We plan to stop at Eguisheim for coffee, but it is such a pretty little town that we end up spending an hour or so just walking around it taking in the beautiful houses and shops. There is a lovely church, which also has a lovely atmosphere, and a wonderful chapel nearby. As with other towns in the area many of the churches and buildings have wrought iron baskets on their steeples and roofs where storks can build their nests. The area is famous for its storks and we see them nesting everywhere … the parent birds standing watch and the baby birds peeping over the edges of the nests. We stop for coffee in a nice restaurant before moving on to a nearby Abbey Church that Julia is anxious to see at Murbach.

The Abbey Church is very impressive from a distance and we stop in the car park for a picnic lunch before visiting the Abbey itself. The site itself is very impressive with lovely herb gardens, some wonderful statues, and a lovely chapel overlooking the whole area. But the Abbey itself … well most of it is missing? The magnificent façade hides a miniscule interior. The whole thing is just … weird!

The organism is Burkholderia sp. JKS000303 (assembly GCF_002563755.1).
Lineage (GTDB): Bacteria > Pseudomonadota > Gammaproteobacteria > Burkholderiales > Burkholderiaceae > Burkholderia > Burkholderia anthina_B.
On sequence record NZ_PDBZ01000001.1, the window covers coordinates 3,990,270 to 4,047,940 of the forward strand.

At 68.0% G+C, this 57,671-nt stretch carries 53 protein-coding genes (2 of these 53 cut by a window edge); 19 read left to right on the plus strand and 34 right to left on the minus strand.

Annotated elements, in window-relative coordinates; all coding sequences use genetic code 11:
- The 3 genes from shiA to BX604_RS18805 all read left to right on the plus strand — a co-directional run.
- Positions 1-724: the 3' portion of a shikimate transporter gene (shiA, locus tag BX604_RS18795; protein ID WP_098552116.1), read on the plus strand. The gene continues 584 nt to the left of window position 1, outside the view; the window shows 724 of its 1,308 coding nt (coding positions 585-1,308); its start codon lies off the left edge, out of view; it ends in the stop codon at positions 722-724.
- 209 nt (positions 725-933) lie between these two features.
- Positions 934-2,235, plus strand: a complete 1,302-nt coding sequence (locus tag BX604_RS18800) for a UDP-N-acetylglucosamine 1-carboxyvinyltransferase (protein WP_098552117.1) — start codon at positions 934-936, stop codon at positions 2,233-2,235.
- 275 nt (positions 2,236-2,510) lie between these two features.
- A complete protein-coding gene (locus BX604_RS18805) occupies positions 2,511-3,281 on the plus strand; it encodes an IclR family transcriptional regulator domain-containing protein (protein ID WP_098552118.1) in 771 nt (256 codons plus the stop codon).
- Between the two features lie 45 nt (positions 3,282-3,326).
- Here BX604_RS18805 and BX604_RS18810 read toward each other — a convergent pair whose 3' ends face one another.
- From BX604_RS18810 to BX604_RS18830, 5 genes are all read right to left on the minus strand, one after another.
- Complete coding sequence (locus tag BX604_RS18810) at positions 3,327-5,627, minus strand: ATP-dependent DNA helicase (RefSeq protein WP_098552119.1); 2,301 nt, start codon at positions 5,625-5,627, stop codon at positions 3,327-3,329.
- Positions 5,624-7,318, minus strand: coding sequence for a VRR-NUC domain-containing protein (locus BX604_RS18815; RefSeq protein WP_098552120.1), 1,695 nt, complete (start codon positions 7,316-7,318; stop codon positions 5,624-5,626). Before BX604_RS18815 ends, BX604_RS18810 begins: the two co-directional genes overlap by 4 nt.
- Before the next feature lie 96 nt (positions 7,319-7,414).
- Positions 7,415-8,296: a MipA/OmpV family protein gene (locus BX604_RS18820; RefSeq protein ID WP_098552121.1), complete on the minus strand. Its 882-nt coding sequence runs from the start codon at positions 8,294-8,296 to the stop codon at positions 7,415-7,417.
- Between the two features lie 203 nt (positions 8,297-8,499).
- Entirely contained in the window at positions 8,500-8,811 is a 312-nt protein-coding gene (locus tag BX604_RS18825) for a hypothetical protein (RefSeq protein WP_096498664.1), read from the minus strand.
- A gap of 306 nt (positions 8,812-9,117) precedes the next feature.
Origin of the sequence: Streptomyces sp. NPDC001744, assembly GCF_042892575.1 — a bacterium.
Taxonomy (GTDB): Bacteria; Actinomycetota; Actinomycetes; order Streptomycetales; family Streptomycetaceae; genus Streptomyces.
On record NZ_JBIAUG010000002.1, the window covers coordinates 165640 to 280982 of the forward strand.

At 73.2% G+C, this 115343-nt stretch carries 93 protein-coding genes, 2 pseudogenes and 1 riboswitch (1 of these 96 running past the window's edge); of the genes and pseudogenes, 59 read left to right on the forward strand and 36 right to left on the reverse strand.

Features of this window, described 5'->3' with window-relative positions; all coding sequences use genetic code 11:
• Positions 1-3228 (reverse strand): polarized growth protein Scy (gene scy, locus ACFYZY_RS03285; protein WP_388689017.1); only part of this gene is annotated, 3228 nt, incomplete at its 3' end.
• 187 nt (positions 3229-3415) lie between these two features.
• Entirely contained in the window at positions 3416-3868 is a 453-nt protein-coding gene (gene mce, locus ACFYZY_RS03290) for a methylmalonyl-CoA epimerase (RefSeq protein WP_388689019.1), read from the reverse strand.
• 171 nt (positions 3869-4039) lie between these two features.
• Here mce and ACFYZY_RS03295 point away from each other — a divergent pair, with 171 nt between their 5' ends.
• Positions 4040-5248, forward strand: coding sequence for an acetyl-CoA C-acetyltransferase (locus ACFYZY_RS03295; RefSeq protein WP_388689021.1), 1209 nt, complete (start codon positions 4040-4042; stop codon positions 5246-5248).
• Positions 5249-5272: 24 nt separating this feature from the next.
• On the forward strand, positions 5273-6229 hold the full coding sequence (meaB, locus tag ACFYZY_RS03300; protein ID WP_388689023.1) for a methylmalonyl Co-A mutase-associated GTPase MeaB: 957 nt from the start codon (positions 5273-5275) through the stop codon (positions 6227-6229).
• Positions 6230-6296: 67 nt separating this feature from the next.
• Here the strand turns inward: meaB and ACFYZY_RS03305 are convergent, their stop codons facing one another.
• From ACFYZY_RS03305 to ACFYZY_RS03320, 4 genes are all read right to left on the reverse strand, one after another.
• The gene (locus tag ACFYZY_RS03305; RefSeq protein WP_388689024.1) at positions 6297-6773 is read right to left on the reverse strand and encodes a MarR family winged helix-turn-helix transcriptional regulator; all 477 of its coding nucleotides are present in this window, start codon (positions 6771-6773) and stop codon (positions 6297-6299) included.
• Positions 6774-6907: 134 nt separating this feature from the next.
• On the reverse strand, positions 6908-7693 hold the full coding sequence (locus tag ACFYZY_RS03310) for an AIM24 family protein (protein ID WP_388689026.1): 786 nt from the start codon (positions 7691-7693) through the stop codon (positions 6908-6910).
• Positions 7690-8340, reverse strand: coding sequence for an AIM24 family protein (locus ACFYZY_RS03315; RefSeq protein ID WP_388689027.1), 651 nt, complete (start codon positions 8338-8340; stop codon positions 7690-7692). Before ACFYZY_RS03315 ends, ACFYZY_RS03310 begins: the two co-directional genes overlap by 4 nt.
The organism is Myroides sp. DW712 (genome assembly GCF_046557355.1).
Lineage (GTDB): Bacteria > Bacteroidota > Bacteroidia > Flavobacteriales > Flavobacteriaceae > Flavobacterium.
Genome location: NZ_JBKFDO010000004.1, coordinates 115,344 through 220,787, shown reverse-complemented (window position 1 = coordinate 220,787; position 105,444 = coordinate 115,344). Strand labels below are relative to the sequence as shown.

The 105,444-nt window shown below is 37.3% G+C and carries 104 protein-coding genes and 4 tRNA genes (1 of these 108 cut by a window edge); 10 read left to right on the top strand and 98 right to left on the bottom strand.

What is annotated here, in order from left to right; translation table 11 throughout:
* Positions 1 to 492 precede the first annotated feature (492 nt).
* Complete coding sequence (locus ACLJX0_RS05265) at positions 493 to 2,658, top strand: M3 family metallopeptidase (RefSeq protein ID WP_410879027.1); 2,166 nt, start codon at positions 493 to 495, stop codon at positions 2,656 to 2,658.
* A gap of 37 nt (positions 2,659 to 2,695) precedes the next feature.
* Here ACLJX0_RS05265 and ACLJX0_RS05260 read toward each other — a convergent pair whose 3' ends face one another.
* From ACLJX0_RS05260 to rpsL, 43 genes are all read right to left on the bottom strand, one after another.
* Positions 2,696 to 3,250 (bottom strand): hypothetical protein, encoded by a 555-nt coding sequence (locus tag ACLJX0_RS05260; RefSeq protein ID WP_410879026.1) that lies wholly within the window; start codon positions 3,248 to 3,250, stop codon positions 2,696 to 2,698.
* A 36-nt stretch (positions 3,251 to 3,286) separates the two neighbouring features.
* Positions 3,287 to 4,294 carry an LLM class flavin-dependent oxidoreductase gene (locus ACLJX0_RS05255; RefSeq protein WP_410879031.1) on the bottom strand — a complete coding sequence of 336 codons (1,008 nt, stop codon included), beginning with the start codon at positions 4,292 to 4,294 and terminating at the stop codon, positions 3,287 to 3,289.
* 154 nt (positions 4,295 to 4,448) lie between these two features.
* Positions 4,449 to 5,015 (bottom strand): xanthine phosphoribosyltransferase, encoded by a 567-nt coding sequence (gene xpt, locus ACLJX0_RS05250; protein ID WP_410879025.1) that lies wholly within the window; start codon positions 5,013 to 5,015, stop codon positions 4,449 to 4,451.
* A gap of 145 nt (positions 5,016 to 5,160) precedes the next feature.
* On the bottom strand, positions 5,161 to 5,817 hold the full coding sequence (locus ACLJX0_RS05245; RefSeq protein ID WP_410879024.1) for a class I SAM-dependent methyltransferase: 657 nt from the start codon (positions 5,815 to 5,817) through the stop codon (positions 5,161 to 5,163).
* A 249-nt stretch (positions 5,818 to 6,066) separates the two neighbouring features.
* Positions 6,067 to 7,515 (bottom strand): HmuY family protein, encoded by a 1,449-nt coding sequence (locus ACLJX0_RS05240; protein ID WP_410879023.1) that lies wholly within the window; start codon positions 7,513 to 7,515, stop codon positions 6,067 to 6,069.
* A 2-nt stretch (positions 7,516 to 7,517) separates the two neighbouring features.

Time has flown by so we start to drive home. We still have not bought any wine so we look out for possible Vineyards on the way home. We eventually see one with a stall outside ostensibly selling wines from the vineyard. Although the stall is open and there are bottles of wine inside … there is no one there selling the wine. We drive up to the impressive looking house where we are greeted by two Alsatian dogs, and a party of Dutch cyclists who are also looking to buy some wine. There is no one obvious around so we ring the doorbell. After ringing the door bell several times a rather ferocious looking French woman answers the door. She is a female version of Herr Flick (from the TV series ‘Allo! ‘Allo!) and is none too pleased that we have dared call at the house. We tell her that we would like to buy some of their quality wine. ‘Shove off!’ she tells us in French! ‘But you have a stall by the roadside?’ we tell her, ‘Selling your wine!’ ‘But there is no one on duty there?’ we explain. ‘This is why we have come up to your house!’ ‘Shove off!’ she tells us once again. ‘We are not selling you any of our wine!’ and she slams the door in our faces. Julia and I shrug our shoulders, get back in our car, and resume our journey home. We pass the Dutch cyclists back at the unmanned wine stall by the road side. They are obviously contemplating helping themselves to some of the bottles of wine left lying about? If the wine is as bad as the reception we have just received I would leave well alone if I was them!